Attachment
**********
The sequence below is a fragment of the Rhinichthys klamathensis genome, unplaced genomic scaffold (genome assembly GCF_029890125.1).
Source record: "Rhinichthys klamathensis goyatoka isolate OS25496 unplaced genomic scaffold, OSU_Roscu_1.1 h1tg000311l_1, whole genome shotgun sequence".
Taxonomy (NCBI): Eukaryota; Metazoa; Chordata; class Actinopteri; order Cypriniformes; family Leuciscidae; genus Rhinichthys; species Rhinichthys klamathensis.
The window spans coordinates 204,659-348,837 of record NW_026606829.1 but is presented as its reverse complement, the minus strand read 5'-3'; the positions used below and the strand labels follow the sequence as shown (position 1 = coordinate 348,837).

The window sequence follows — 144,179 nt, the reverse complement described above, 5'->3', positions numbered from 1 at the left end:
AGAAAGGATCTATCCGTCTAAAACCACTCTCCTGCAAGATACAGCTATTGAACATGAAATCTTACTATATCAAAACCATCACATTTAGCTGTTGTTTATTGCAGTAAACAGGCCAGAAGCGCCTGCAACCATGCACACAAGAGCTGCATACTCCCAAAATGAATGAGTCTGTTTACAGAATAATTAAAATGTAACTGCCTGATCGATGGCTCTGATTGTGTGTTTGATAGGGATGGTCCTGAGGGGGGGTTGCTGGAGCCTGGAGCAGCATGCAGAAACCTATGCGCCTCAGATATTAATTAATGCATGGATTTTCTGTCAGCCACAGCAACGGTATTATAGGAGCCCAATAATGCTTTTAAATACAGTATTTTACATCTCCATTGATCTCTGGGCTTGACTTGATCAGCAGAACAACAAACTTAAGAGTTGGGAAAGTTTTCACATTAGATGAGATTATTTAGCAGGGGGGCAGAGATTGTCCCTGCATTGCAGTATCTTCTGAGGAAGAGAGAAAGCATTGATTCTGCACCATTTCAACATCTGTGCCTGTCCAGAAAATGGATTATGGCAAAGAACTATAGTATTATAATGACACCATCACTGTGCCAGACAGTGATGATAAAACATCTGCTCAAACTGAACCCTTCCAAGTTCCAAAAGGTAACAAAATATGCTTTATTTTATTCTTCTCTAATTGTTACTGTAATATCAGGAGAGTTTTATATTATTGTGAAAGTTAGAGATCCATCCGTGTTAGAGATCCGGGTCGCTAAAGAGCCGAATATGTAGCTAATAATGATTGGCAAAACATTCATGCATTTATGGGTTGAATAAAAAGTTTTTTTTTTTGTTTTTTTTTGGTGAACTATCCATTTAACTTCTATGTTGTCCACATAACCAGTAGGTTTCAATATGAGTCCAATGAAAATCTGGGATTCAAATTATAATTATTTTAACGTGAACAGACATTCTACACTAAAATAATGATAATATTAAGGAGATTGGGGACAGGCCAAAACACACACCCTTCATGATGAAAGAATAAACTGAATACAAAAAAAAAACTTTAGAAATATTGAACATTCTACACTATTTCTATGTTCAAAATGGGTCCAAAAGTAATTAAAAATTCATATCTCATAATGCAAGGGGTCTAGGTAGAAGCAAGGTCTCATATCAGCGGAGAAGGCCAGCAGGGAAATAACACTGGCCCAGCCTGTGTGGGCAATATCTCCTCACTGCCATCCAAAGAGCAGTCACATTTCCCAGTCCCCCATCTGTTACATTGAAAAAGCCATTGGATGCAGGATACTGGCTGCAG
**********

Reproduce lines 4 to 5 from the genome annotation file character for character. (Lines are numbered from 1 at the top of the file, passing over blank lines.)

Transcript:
The window spans coordinates 204,659-348,837 of record NW_026606829.1 but is presented as its reverse complement, the minus strand read 5'-3'; the positions used below and the strand labels follow the sequence as shown (position 1 = coordinate 348,837).

The window sequence follows — 144,179 nt, the reverse complement described above, 5'->3', positions numbered from 1 at the left end: